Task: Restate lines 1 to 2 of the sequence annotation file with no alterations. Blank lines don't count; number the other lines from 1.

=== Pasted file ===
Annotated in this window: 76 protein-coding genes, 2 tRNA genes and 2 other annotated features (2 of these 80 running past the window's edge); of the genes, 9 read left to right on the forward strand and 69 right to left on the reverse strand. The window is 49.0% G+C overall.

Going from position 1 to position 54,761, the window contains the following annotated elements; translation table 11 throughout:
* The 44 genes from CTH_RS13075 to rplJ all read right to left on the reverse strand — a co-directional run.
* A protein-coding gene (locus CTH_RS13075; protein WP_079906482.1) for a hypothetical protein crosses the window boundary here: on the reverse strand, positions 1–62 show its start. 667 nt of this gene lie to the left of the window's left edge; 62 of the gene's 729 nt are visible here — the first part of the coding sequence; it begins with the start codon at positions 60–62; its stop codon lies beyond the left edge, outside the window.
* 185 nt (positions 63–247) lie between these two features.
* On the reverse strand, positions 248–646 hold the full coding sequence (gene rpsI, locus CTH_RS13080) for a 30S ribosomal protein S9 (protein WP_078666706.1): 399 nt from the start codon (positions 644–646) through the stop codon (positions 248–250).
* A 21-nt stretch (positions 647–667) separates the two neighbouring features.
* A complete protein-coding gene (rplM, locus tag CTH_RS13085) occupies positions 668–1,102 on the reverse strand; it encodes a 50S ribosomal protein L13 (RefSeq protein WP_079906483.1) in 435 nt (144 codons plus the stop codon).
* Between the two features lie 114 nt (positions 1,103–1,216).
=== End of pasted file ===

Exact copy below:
Annotated in this window: 76 protein-coding genes, 2 tRNA genes and 2 other annotated features (2 of these 80 running past the window's edge); of the genes, 9 read left to right on the forward strand and 69 right to left on the reverse strand. The window is 49.0% G+C overall.

Going from position 1 to position 54,761, the window contains the following annotated elements; translation table 11 throughout: